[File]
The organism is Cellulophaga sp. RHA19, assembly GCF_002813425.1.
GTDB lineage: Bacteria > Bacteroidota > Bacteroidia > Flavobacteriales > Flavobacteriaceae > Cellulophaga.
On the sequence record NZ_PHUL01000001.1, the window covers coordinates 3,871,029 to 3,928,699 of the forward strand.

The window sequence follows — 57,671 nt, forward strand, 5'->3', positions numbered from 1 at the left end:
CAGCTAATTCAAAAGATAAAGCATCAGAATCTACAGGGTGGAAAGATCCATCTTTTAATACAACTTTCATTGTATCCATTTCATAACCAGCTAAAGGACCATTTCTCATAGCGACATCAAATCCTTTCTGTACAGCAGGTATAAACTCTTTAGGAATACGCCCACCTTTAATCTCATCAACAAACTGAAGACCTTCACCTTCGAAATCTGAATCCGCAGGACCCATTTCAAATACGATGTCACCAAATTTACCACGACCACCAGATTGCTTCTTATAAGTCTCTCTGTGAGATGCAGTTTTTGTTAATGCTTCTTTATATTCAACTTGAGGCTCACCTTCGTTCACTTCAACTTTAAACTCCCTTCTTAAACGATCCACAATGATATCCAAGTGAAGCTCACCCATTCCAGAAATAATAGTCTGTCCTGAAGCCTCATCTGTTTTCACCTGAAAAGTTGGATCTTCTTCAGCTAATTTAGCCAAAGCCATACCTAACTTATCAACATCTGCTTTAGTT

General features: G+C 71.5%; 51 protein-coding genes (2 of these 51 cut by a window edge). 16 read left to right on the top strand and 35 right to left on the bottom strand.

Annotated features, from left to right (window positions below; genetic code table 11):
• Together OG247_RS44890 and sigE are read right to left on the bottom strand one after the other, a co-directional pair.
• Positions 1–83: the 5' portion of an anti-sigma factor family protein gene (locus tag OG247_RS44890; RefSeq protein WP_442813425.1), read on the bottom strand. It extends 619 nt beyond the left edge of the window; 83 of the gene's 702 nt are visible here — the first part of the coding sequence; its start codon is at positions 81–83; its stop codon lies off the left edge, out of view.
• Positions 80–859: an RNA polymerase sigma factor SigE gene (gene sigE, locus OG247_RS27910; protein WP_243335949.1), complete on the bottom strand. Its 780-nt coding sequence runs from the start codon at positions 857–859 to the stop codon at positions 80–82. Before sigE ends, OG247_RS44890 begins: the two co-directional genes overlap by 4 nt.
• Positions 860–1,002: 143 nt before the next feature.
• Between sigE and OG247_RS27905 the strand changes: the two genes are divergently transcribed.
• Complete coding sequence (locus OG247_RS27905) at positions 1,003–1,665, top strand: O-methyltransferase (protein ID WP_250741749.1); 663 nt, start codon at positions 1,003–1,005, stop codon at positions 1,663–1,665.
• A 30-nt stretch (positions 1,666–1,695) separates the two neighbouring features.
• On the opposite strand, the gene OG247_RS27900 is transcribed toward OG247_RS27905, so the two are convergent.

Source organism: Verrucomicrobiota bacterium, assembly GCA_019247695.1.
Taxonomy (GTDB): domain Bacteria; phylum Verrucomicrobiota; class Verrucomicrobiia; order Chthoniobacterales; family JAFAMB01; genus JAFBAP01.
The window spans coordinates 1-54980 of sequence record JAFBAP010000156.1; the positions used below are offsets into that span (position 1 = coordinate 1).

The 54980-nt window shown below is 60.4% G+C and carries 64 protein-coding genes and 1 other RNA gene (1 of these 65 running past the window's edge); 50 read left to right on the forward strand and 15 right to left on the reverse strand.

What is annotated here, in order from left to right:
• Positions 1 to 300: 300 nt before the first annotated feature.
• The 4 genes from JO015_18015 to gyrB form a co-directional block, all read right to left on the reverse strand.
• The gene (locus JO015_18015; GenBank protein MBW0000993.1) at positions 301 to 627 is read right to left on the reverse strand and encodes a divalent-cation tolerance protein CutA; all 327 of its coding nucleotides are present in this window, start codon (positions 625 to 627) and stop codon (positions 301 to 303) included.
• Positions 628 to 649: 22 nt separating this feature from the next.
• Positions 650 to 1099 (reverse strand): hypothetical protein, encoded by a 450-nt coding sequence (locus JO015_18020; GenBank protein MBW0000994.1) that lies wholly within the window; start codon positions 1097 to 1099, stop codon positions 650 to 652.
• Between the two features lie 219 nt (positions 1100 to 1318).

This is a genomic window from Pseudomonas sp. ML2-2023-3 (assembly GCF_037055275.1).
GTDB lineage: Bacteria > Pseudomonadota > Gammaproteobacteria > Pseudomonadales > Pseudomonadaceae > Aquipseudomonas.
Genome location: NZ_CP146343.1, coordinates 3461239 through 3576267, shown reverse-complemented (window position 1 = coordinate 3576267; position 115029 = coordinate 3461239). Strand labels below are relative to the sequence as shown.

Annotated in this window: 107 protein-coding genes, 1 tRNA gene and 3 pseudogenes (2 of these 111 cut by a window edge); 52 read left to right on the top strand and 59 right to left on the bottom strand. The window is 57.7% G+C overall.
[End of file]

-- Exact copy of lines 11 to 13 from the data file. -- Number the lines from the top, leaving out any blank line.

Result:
• Positions 860–1,002: 143 nt before the next feature.
• Between sigE and OG247_RS27905 the strand changes: the two genes are divergently transcribed.
• Complete coding sequence (locus OG247_RS27905) at positions 1,003–1,665, top strand: O-methyltransferase (protein ID WP_250741749.1); 663 nt, start codon at positions 1,003–1,005, stop codon at positions 1,663–1,665.